A real estate investment trust (REIT) is a type of company that owns or finances valuable real estate assets to earn a profit. According to the Securities and Exchange Commission (SEC), companies must meet several legal requirements to be classified as an REIT, including:
- Investing at least 75 percent of company assets in real estate
- Earning at least 75 percent of gross income from real estate sales, rent from real estate property, or interest from mortgages that finance real estate property
- Paying out at least 90 percent of taxable company income to shareholders in the form of annual dividends
- Organizing as a taxable corporation managed by a board of directors or trustees
- Having at least 100 shareholders, with no more than 50 percent of company shares owned by five or fewer individuals
REITs are attractive to smaller investors because they offer investment opportunities usually available only to entities with deep pockets, like banks and hedge funds. Everyday people can invest in REITs, many of which are listed on major stock exchanges. You could reap the benefits of the high-value real estate market.
What Types of Assets Do REITs Own?
As the name suggests, REITs invest in all types of real estate properties. In the United States, public REITs manage more than 500,000 properties worth approximately $2.5 trillion, and REITs of all different types own more than $3.5 trillion in gross assets.
Assets of listed REITs fall into several distinct property sectors, including:
- Data centers
- Healthcare real estate
- Industrial real estate
- Lodging and resorts
- Retail real estate
- Residential real estate
- Self-storage real estate
- Specialty real estate
The majority of REITs focus on just one sector, but some offer diversified portfolios with investments in multiple sectors.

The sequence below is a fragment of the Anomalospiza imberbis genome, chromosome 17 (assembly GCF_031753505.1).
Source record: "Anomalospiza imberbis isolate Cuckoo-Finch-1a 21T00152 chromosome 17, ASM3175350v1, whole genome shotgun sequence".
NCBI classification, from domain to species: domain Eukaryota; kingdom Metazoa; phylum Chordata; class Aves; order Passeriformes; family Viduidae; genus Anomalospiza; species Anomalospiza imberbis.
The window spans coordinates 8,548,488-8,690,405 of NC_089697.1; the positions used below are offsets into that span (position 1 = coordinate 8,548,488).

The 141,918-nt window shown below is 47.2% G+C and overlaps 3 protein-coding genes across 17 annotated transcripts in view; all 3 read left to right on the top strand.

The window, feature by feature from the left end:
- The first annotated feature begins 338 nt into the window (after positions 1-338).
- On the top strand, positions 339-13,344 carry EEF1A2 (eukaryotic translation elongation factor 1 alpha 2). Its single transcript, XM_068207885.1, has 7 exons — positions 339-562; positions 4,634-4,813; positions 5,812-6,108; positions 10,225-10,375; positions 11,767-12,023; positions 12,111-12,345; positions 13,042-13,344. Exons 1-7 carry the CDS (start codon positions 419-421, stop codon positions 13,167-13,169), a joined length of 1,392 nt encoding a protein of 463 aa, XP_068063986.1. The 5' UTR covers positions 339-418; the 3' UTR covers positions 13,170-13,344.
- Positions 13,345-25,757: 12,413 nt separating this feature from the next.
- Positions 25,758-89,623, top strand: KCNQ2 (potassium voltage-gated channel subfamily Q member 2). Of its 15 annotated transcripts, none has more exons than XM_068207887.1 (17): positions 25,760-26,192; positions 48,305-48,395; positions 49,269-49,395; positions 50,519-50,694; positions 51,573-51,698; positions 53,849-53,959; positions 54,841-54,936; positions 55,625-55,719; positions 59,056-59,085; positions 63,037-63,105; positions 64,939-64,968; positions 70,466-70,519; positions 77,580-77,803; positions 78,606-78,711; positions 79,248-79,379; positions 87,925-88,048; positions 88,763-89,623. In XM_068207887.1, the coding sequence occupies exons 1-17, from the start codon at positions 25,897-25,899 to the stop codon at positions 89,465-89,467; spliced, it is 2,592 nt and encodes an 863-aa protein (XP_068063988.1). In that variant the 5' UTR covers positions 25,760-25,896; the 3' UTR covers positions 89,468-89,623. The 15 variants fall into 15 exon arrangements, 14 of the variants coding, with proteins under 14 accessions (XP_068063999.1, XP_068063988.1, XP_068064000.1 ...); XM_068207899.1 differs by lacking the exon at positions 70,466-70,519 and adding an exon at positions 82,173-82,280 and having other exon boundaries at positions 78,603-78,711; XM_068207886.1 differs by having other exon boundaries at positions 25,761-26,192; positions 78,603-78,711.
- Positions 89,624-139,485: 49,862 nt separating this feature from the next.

How Do REITs Make Money?
REITs rely on the real estate assets they own to make money. An REIT typically leases spaces in its properties, such as apartments or office suites, and generates revenue from the tenants’ rent payments.
Income from real estate investments then passes to shareholders as dividends. A dividend is a portion of a company’s earnings that gets paid to those who own the company’s stock.
REITs must pay at least 90 percent of their taxable income to shareholders as dividends by law, but most actually pay closer to 100 percent. This makes stockholders happy and also helps pay the taxes owed on their dividends, so everyone wins.
mREITs, or mortgage REITs, function like most other REITs, but their profits come from their investments in real estate financing. These companies earn income from the interest paid on mortgages originated or sold by mREITs.
What Are the Types of REITs?
In addition to the various sectors of REITs own, there are four distinct categories of REITs:
- Equity REITs – Equity REITs represent the majority of all REITs. They own real estate in a variety of sectors and lease their properties to tenants to earn income through rent payments.
- Public non-listed REITs – Public, non-listed REITs (PNLRs) are registered with the Securities and Exchange Commission (SEC) but not traded on public stock exchanges. These REITs are similar to equity REITs but face certain restrictions that limit the amount of money they can pay to shareholders.
- Private REITs – Private REITs do not register with the SEC, nor do national stock exchanges list them. Shares of private REITs are typically sold to institutional investors with high net worth.
- mREITs – Mortgage REITs, or mREITs, finance income-producing real estate by purchasing mortgages or securities and profiting from the interest.
How Winton Strauss Can Help
When it comes to investing in an REIT, understanding the economic and tax-related implications is crucial. That’s where the knowledgeable real estate attorneys of Winton Strauss Law Group, P.C., come in.
Our firm is dedicated to applying our considerable experience and resources to help you achieve your financial goals. To find out more about how we can help you, contact us today for an initial consultation.